The term the black dog has been used throughout the centuries before being made famous by Winston Churchill’s chilling account of his own battle with the black dog of depression in the 1930’s.
We quite often find ourselves in times of self doubt, self pity, hate and uncertainty that we seem to focus more and more of the negativities in life and forget about the positives. I myself discovered I was suffering depression due to family abuse and break up dating back as far as 1976.
I had grown up in a family affected by sexual, physical and emotional abuse with both a father and a step-father that had unfortunately left me psychologically and emotionally scared to the point that I trusted no one. I inherited this self destructive behavior from my own family, and for years found it hard to communicate and even deal with people.
I ended up homeless on the streets of Kings Cross Sydney in 1985 at the age of 15 where I was surrounded by street kids, bikie gangs, drug dealers, sex workers, drag queens, transvestites, corrupt cops and extreme violence.
I had gone through life working jobs short term, this isn’t because they were short term jobs, this was mainly due to my attitude. I would work for months and sometimes years with no problems when all of a sudden, out of the blue something would go wrong and I would not let it go. I would always blow it up to be bigger than what it was. I would attack not so much other workers but senior employers, I would challenge them, talk down to them, intimidate and often fight them.
I could see that I was putting my loved ones through hell, particularly my wife. In April of 2017 I wrote a short 15 page story to myself about my life and some of the things I had been through to see if I could make any sense of my life. After quite a bit of soul searching and internal conflict I decided to let my wife and my mother in-law read it. My mother in-law cried while reading this as she had always seen me as this hard person and could now see why.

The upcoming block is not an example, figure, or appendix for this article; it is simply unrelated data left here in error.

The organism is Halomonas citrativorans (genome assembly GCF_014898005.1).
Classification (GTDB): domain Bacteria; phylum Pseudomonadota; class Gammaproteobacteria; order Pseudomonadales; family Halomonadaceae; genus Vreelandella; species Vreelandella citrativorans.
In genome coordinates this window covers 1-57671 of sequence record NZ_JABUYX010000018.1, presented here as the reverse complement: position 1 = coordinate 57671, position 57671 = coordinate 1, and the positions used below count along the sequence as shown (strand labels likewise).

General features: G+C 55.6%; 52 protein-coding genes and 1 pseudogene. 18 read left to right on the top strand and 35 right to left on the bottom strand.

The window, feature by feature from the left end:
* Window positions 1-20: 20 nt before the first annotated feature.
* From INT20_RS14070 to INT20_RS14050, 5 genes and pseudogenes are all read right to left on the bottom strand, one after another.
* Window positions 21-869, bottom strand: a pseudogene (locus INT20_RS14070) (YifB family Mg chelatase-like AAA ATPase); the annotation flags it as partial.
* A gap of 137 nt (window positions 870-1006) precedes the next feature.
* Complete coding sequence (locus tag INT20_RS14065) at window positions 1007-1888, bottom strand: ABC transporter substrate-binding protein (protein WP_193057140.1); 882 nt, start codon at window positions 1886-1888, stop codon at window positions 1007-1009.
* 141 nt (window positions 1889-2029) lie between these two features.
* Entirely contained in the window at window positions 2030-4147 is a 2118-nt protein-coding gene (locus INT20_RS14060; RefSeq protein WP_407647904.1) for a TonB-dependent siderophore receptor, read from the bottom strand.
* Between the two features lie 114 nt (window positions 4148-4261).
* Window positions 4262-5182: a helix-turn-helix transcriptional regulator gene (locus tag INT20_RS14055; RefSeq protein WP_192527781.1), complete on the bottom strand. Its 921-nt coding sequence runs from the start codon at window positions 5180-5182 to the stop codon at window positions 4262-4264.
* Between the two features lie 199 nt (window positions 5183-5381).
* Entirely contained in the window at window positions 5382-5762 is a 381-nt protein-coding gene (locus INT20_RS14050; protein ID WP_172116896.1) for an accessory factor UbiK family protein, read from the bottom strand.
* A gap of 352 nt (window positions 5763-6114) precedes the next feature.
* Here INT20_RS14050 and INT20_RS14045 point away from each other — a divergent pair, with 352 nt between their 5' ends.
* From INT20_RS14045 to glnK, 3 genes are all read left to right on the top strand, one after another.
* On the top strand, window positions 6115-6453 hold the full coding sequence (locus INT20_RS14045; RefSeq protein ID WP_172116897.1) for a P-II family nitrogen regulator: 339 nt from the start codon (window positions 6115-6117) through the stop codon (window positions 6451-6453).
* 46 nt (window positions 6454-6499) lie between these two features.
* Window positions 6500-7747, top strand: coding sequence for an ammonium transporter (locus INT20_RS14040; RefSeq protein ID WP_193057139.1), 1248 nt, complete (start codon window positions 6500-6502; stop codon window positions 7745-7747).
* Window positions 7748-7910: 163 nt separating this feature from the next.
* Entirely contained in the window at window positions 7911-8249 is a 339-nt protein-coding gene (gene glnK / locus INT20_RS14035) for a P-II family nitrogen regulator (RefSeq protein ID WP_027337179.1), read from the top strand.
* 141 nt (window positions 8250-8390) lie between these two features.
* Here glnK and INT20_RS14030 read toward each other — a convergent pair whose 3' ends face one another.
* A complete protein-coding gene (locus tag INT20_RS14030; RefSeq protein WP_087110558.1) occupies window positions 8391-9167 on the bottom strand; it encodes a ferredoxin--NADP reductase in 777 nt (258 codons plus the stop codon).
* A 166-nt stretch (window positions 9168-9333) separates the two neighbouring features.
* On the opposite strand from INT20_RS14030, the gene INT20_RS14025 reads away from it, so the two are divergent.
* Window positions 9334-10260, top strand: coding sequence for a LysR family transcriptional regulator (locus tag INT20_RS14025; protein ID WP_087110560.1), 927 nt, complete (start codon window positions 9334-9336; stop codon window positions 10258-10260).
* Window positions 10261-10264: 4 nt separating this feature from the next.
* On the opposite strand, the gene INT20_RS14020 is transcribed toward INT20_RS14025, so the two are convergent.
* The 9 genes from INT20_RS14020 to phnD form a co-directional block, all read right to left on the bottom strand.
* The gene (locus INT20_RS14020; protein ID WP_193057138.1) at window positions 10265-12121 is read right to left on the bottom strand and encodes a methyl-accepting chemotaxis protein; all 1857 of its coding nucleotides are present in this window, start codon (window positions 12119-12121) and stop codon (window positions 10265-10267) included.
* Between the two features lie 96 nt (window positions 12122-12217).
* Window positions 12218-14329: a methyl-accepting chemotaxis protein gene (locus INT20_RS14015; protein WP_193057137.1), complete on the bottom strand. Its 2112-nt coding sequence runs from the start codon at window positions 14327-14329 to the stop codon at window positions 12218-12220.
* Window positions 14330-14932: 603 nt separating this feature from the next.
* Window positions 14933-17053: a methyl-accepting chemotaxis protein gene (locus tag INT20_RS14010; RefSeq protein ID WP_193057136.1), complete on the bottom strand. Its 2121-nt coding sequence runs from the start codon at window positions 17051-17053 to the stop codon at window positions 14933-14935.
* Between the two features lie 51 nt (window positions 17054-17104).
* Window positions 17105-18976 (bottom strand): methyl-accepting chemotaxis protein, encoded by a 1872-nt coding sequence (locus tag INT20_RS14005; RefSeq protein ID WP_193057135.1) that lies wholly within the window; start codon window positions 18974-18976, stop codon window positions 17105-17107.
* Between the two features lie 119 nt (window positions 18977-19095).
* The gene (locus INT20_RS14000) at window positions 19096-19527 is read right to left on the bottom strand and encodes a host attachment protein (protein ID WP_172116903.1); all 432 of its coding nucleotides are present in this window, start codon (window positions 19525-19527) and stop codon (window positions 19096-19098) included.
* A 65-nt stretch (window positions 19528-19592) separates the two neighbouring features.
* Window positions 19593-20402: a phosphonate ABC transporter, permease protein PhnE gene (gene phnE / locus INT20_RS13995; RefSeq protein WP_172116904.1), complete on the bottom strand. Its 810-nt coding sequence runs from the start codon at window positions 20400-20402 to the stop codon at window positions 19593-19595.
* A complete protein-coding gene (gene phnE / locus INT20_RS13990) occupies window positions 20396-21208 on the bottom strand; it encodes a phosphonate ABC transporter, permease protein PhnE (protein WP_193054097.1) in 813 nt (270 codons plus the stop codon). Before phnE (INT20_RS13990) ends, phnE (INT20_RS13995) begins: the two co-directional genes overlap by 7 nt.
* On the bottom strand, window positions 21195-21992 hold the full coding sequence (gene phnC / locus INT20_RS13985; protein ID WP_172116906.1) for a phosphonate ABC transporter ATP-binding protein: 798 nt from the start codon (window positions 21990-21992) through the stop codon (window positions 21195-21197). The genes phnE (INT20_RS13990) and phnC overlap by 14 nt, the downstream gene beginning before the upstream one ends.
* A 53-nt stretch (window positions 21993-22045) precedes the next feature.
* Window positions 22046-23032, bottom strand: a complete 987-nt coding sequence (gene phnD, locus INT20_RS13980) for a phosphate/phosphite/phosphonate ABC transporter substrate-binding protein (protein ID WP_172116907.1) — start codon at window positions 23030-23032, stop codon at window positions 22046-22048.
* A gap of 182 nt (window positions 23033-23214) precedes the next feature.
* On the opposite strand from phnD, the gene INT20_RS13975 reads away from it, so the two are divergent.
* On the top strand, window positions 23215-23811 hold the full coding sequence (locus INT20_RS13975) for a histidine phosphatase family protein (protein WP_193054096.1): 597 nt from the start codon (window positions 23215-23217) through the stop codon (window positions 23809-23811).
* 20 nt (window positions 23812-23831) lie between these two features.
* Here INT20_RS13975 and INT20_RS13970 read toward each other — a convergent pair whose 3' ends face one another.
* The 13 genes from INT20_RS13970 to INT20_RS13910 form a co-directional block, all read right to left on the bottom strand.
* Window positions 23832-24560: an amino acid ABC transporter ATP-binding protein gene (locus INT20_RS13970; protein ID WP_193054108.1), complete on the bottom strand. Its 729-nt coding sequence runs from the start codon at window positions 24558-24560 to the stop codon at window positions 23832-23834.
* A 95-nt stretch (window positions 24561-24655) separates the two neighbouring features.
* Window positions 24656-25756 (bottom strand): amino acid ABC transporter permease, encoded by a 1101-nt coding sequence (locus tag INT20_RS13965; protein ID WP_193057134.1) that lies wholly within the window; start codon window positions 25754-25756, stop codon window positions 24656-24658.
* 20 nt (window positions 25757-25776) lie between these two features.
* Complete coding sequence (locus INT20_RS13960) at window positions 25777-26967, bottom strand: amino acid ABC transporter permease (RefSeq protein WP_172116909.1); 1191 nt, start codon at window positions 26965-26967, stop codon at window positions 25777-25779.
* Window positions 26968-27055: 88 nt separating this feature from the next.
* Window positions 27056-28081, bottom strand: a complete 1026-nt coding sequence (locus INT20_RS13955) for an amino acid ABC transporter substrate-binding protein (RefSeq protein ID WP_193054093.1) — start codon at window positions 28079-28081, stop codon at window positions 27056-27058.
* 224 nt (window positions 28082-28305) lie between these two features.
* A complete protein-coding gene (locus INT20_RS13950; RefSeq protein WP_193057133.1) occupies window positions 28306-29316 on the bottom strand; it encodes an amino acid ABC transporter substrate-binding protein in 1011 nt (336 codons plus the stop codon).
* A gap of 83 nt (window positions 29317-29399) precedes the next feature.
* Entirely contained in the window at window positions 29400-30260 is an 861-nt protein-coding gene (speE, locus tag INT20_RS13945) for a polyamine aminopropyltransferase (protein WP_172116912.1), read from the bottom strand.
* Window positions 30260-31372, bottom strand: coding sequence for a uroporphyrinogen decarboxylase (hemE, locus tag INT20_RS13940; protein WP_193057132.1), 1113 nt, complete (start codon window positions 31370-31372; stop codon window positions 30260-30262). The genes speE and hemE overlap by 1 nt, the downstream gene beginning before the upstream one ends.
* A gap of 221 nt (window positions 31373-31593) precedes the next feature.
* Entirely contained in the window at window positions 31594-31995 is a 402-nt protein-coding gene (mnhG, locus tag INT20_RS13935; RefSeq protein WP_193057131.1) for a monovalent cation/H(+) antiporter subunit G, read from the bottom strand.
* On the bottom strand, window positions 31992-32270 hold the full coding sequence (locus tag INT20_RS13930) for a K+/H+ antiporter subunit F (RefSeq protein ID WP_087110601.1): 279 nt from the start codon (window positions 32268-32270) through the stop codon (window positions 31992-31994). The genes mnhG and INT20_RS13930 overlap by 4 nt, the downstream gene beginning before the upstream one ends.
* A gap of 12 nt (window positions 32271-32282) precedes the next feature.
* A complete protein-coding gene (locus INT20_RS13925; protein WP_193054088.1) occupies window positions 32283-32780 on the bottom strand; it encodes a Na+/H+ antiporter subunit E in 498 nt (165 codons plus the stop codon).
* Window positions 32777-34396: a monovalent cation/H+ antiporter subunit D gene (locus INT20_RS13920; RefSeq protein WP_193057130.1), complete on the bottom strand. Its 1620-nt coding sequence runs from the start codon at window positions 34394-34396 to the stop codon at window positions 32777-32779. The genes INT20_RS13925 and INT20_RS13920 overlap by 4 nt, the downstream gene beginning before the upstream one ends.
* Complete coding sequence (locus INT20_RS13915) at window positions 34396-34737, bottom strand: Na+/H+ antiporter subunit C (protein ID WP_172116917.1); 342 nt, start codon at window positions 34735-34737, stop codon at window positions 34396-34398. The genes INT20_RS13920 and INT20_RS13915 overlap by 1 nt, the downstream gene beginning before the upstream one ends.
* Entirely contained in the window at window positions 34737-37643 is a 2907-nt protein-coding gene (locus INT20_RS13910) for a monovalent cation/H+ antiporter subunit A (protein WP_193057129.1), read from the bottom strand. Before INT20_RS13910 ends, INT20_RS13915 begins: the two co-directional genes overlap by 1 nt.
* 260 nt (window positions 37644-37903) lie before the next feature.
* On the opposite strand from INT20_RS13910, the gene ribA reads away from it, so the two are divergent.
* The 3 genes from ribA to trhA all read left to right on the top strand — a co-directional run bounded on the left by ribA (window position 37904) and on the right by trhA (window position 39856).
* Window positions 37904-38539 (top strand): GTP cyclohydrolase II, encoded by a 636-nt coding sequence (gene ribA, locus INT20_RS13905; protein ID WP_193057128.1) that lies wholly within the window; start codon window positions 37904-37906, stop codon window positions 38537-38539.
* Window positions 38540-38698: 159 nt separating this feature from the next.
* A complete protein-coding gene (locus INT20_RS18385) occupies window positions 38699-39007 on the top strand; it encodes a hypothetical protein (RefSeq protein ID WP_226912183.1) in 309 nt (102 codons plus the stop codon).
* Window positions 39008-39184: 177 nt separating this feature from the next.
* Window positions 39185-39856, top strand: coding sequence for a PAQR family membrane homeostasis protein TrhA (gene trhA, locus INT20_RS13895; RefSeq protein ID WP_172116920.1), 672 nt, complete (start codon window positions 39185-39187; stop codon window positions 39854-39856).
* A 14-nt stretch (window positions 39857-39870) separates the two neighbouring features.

My wife convinced me to expand on this as she knew there was a lot in this story that I had not said and she believed it would help me to understand everything I had been through a lot better, both the good and the bad if I wrote it down. I decided to do this and I was blown away by, not only how much I remembered, but how much detail and how all these situations made me feel, even just thinking about them. I grew up feeling alone whilst in my family, I felt scared, overwhelmed, anxious, angry, hateful, but mostly I felt hurt. Not because of the abuse, I grew used to that, but I was hurt that I had absolutely no protection from any of this at home, not even from my mother. She would constantly tell me that this was all my own doing, that I was bringing this all down on myself.
I know there are a lot of people out there that know exactly what I am talking about from their own experiences, but there was one thing I could also see by doing this that it wasn’t all bad times, there where some good times as well, and although I may not have been able to help what happened to me as a child I now see that the negativity I was so focused on while growing up certainly dictated where my life headed as an adult.
Everything we do in life, every decision we make is based on emotion, how we feel about a situation or someone, previous things that have happened to us. How we react to these situations determines the direction our life will go, once we understand this basic principal we can make the fundamental changes within our lives needed to achieve positive outcomes.
Everyone is different when it comes to the amount of abuse they have endured or the amount of time spent suffering from depression, My hope is to help people discover that although life may not be going your way at this point in time, and let’s be realistic here, things are always going to go wrong from time to time. We don’t have to stay stuck in that moment because of our emotion towards a problem. As Tony Robbins once said, a problem is merely a question that hasn’t been answered yet, If you can’t find a solution to a problem, ask better questions.
You certainly don’t need to beat yourself up about it, acknowledge what has happened by seeing it as it is but not worse than it is and allow yourself to move on, at the end of the day the only thing preventing any of us from being happy is ourselves. I will share with everyone the tips and techniques I have been using to stay focused via blogs, links and apps in future publications.